I'm glad you brought this up for discussion.

On Tue, Jun 29, 2010 at 11:59 AM, Edmund Haselwanter
<edm...@haselwanter.com> wrote:
> A question for clarification:
> I like to have options, but sometimes options are a bit confusing.
> On 29 Jun., 06:56, john muhl <johnm...@gmail.com> wrote:
>> Jim (saturnflyer) and i have been working (most of the important work
>> is Jim's) on a branch of page_attachments that adds some new interface
>> features to the page_attachments extension
> so here is the question on options:
> wouldn't it be wise to concentrate on just one (nifty) asset
> extension?
> I see an asset extension as a vital part of a CMS (=> see, it says
> content ;-)

Check out the prototype http://github.com/radiant/radiant-prototype

And there are tickets like
http://github.com/radiant/radiant/issues#issue/28 (sns) and
http://github.com/radiant/radiant/issues#issue/92 (paperclipped)

> or the other way round: what would you suggest to use in the future?
> - page_attachements
> - paperclipped (and there are some extensions which extend
> paperclipped)
> - gallery (ok. its just for images ..)
> - MediaMaid

The greatness behind paperclipped is paperclip (not to take away from
all the work that Keith and many others put in to make a really useful
extension). I like page_attachments too and recently did a lot of work
to change it on my fork with John Muhl's help, but for a recent
project I was again looking for an asset manager and even though I did
all that work to update page_attachments (and it still needs more) I
chose paperclipped because of paperclip.
I've not used gallery and have only perused the code of MediaMaid but
plan to look at them more in the future.

I wish there was an easy answer, but keeping things simple is hard
work. One of the tickets I mentioned above suggests pulling in
paperclipped as it is just because so many use it and it would do the
job. But Radiant has gained popularity due to it's simplicity, so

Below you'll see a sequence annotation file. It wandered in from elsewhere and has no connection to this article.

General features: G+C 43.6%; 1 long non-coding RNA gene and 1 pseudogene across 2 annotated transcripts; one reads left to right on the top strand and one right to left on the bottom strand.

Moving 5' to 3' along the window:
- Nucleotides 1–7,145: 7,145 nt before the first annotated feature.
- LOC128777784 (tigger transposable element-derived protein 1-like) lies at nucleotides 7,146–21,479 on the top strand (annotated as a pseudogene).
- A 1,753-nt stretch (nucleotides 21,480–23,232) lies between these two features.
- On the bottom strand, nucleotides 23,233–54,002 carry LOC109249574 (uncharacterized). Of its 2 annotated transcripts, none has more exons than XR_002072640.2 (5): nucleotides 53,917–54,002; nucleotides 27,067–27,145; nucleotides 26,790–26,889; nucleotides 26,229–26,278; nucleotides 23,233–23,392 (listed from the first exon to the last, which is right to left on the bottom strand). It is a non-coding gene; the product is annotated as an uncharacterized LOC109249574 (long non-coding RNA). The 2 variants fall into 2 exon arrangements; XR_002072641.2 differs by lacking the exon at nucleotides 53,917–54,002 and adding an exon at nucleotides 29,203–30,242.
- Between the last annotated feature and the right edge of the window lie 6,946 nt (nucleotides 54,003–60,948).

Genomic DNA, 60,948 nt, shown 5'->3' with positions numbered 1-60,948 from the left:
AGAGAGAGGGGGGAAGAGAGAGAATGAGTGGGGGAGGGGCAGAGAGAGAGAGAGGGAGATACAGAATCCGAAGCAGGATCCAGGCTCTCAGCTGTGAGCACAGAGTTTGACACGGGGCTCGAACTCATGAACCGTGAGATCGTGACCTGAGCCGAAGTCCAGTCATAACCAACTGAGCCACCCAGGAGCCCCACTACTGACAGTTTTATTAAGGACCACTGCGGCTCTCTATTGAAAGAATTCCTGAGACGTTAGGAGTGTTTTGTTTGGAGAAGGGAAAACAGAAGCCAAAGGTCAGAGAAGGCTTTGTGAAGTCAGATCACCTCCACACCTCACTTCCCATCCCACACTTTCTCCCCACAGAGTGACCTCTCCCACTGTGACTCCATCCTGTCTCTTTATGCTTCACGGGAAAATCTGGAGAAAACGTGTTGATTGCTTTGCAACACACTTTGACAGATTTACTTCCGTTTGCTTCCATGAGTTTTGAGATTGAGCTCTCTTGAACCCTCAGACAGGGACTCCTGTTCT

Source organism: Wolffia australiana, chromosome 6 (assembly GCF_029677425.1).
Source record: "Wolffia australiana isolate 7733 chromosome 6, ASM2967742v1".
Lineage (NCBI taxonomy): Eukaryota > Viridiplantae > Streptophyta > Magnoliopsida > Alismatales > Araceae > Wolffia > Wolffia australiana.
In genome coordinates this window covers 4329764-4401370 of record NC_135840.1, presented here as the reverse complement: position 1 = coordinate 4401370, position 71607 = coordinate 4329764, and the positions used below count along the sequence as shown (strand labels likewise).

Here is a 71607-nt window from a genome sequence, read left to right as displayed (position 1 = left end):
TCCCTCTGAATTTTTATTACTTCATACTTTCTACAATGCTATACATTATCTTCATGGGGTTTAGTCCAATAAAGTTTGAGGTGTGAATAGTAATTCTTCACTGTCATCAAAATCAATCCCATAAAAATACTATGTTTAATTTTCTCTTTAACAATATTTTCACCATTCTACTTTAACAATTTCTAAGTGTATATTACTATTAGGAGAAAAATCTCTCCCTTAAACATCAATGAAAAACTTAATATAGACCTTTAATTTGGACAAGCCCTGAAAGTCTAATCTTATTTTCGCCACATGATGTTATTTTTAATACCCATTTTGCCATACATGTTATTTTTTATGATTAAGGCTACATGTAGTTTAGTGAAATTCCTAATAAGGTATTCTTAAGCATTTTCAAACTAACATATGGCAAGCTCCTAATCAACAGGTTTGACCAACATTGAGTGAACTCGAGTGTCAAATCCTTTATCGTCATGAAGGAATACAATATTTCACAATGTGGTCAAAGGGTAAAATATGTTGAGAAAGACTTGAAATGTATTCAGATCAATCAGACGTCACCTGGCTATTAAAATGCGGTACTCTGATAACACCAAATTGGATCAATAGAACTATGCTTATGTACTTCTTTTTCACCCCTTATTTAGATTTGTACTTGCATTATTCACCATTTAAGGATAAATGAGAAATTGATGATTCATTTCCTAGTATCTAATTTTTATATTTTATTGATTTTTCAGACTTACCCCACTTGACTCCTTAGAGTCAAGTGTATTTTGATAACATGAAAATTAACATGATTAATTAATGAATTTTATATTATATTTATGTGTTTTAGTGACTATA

"just because" isn't good enough.

> and with this comes another question:
> Ok, I know that Radiant is "different". And I love it. I recently did
> a
> presentation in my web 2.0 community meeting about radiant. And one
> statement
> burned so hard: No end user will use this!

Bullshit. It's just not true. I've had plenty of non-technical,
non-tech-savvy users enjoying Radiant.
But I will say that it is very easy to look at Radiant, and probably
look at the presentation you put together, and claim that no end user
would use it, but that's mere conjecture.
Take what people say with a grain of salt if they haven't actually
used the software.

That said, there is always room for improvement and there are plenty
of people working on improving it.

> Why do I come up with this? And why now? Because I followed the
> discussion about radiant
> version numbers.

For others, this is a reference to a discussion in the comments an
unrelated commit on github

Hilariously, it was suggested in the thread to move to the mailing
list for discussion, but nobody did it except of course someone who
wasn't in on the thread.
Thank you Edmund!

> And here goes my suggestion:
> Radiant 1.0 should:
> - be Rails3 based
> - have some core asset handling features (doesn't matter if this is an
> extension)
> - have one WYSIWYG Editor integrated with this assets and other
> ressources (e.g. allow for search pages and insert a link)

see this http://github.com/radiant/radiant/issues/#issue/26 and this

> - should define a way on how to do i18n content (not admin area)
> - should have some eyecandy like a HUD were you can search a page
> based e.g. on the title (a nvaigation alternative, if you like)
> - should define a blogging API so that it can be used with some
> standard blogging tools.

I'm very interested in how Rails will lead the way with REST and
There is a Ruby Summer of Code project to fix up ActiveResource to do
REST properly with restfulie.

1.0 is whatever we say it is.
And to quote DHH, "I've long been impressed and puzzled by the power
of big version numbers. To open source projects like Ruby on Rails,
it's such a divorced measure of quality of features that I feel we
need to take it's importance down a few notches."


So 1.0 can come whenever we want. If everyone wants all those things
to be in 1.0, fine, that'll be 1.0 but 1.0 will only arrive when those
things do. That's why I'm in favor of moving to 1.0 with Rails 3 and
calling it a day. "1.0" in particular is so overblown that by the time
Radiant reaches "1.0" there will be plenty of complaints about how it
doesn't have this or that feature which could, of course, easily come
at 1.1, 2.0 or version 999.

Radiant is over 4 years old now and is used in hundreds of production sites.

> And again: I love Radiant. I use it very much. I do contribute back. I
> want to make it better.

And thank you for your contributions! It's because of contributions
that bugs are fixed, libraries are updated, and features are added.

> So what do you think about it?

It sucks. :-D

> cu edi

And John Long mentioned in that github commit thread that 1.0 should
happen when things are more stable with regard to extensions. I agree,
but I see the move to Rails 3 requiring a rework of the extension
system, so to me a move to Rails 3 is inclusive of that.


Jim Gay
Saturn Flyer LLC

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